USA — Air Force Races Ahead as Scientific Field Levels Out

WASHINGTON, Sept. 16, 2010 — The world is flat­ten­ing because engi­neer­ing capa­bil­i­ties are becom­ing more and more wide­ly avail­able, the Air Force’s chief sci­en­tist said this week.

That pos­es a sig­nif­i­cant chal­lenge to the Unit­ed States, because tech­nolo­gies that were once pure­ly in the realm of top-lev­el mil­i­tary research and devel­op­ment are now in the hands of more and more allies and poten­tial ene­mies, Wern­er J.A. Dahm said dur­ing a Sept. 13 “DoD Live” blog­gers round­table.

“There is, I would say, greater risk as a result of that,” he said. “The num­ber of peers and near-peers who we could poten­tial­ly face over the next 20 years and beyond is cer­tain­ly going to grow. The world, as we say, is flat­ten­ing from a sci­ence and tech­nol­o­gy and engi­neer­ing-derived-capa­bil­i­ties per­spec­tive.”

And the Unit­ed States is not going to be able to stop the world from flat­ten­ing, he added.

“That is a one-way train that is going to con­tin­ue, and we rec­og­nize that, and it is irre­versible,” he said. “And it’s the Air Force’s chal­lenge to main­tain its tech­no­log­i­cal supe­ri­or­i­ty in that envi­ron­ment.”

Dahm also dis­cussed key find­ings and sum­ma­rized major ele­ments con­tained in the recent­ly com­plet­ed Air Force Tech­nol­o­gy Hori­zons effort. Tech­nol­o­gy Hori­zons is vision that will be used to focus Air Force Sci­ence and Tech­nol­o­gy efforts in the com­ing decades.

Air Force Sec­re­tary Michael B. Don­ley announced at this year’s Air Force Asso­ci­a­tion con­fer­ence that the com­ple­tion of Tech­nol­o­gy Hori­zons is one of the Air Forces’ major accom­plish­ments this year. The project was announced pub­licly at last year’s con­fer­ence.

“The major find­ings of Tech­nol­o­gy Hori­zons are, first of all, that the Air Force is going to have to do far broad­er and deep­er use of autonomous sys­tems and process­es to get man­pow­er effi­cien­cies, which we des­per­ate­ly need,” Dahm said, “as well as capa­bil­i­ty increas­es to meet some of the chal­lenges we face.”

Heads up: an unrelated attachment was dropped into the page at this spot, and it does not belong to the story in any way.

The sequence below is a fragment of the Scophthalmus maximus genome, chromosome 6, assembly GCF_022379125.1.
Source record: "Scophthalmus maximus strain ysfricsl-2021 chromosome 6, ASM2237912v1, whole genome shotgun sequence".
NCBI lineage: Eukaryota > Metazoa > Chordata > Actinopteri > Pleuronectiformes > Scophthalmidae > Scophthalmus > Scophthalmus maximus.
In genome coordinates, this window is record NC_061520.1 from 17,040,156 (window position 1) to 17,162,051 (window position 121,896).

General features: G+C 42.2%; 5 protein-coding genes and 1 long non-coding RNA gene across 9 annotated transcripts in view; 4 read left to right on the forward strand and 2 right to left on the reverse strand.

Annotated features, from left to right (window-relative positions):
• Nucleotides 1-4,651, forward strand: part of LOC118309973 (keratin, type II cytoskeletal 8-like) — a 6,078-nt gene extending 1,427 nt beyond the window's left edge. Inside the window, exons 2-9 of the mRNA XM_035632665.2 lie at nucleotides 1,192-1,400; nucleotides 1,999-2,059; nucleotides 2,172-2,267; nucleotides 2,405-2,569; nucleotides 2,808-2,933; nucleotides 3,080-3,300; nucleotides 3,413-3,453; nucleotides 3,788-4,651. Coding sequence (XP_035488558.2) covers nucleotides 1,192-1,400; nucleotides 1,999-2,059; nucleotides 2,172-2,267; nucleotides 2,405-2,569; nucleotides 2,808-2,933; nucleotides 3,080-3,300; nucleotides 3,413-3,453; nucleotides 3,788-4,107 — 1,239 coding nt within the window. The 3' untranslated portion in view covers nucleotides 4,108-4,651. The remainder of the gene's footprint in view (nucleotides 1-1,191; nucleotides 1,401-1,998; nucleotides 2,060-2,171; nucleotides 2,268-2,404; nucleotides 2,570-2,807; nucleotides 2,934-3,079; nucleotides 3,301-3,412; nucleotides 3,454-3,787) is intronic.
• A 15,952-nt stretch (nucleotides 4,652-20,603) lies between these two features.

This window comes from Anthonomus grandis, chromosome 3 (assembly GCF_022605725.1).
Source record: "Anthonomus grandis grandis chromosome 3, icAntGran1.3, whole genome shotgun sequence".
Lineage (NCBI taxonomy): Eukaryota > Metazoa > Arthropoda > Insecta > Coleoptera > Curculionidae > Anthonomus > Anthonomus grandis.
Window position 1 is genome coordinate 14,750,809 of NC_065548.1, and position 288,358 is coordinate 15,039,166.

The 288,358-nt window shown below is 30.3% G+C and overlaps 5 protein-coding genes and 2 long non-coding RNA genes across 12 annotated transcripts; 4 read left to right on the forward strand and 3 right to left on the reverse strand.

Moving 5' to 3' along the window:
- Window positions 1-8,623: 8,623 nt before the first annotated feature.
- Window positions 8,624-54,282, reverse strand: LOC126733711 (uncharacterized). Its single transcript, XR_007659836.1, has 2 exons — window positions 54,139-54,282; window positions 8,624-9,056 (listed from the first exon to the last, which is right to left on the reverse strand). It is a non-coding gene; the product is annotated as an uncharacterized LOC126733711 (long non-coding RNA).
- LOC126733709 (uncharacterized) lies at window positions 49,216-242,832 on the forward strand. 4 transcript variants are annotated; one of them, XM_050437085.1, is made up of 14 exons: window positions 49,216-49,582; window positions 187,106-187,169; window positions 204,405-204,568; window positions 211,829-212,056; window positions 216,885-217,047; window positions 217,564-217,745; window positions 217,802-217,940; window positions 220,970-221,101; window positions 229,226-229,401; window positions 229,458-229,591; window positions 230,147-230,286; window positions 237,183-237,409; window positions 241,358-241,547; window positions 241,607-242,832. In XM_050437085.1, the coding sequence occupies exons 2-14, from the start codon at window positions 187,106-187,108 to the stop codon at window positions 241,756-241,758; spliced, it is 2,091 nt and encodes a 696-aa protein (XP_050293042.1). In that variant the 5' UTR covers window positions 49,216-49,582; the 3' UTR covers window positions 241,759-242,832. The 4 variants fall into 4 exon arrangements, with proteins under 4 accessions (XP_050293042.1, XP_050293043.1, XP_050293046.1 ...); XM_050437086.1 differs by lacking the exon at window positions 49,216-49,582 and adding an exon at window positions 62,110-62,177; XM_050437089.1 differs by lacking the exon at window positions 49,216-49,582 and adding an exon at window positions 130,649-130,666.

The increase in use of aug­men­ta­tion does­n’t end at using remote-con­trolled or com­put­er-con­trolled vehi­cles or weapons, Dahm said. The sec­ond major find­ing is that the mil­i­tary is going to have to con­duct fur­ther research into human per­for­mance aug­men­ta­tion and human-machine cou­pling.

“To get many of the ben­e­fits of greater use of autonomous sys­tems and process­es,” he said, “we will also need to go much deep­er into human-machine cou­pling, as opposed to human-machine inter­faces — since humans are rec­og­nized as becom­ing increas­ing­ly less well matched in terms of their nat­ur­al capac­i­ties to the demands that tech­nol­o­gy has — and then final­ly even going so far as direct aug­men­ta­tion of humans using tech­nolo­gies in some cas­es devel­oped from the world of pros­thet­ics and else­where.”

Dahm said the third major find­ing was the neces­si­ty for devel­op­ment of tech­nol­o­gy to allow more free­dom of oper­a­tions in con­test­ed areas.

“Those include quan­tum-inter­fer­om­e­try approach­es to pro­vide us GPS-like capa­bil­i­ties for [posi­tion­ing, nav­i­ga­tion and tim­ing], even in GPS-denied envi­ron­ments,” he said, “a shift from cyber defense to cyber resilience using tech­nolo­gies for mas­sive vir­tu­al­iza­tion, and then final­ly, tech­nolo­gies for elec­tro­mag­net­ic spec­trum dom­i­nance in the increas­ing­ly crowd­ed and con­test­ed [elec­tro­mag­net­ic] envi­ron­ment that we work in.”

The Air Force has the means to keep its posi­tion as a tech­nol­o­gy leader, Dahm said — it’s sim­ply going to be a dif­fer­ent game to play in the future. While the hier­ar­chy of tech­no­log­i­cal dom­i­nance lev­els out, he said, the Air Force will have to work hard­er to stay ahead of its adver­saries.

“I think our job as an Air Force, through efforts like Tech­nol­o­gy Hori­zons, is to in effect stay ahead of the curve in order to have a bet­ter, a clear­er, a sharp­er under­stand­ing of where those dis­pro­por­tion­ate­ly valu­able tech­nolo­gies are, both on the oppor­tu­ni­ty side for the U.S. Air Force and the broad­er joint force, as well as on the threat side, those tech­nolo­gies that would be dis­pro­por­tion­ate­ly valu­able to our poten­tial adver­saries,” Dahm said.

“I think we can avoid tech­nol­o­gy sur­prise, or at least we can min­i­mize the risk of it, through efforts like Tech­nol­o­gy Hori­zons that allow the Air Force to step back from its day-to-day nar­row­er look at the tech­nol­o­gy land­scape and real­ly look from the 65,000-foot view over, say, a decade-long peri­od and assess where the great oppor­tu­ni­ties and risks are, and then pre­pare itself to address those risks,” he added.

Source:
U.S. Depart­ment of Defense
Office of the Assis­tant Sec­re­tary of Defense (Pub­lic Affairs)

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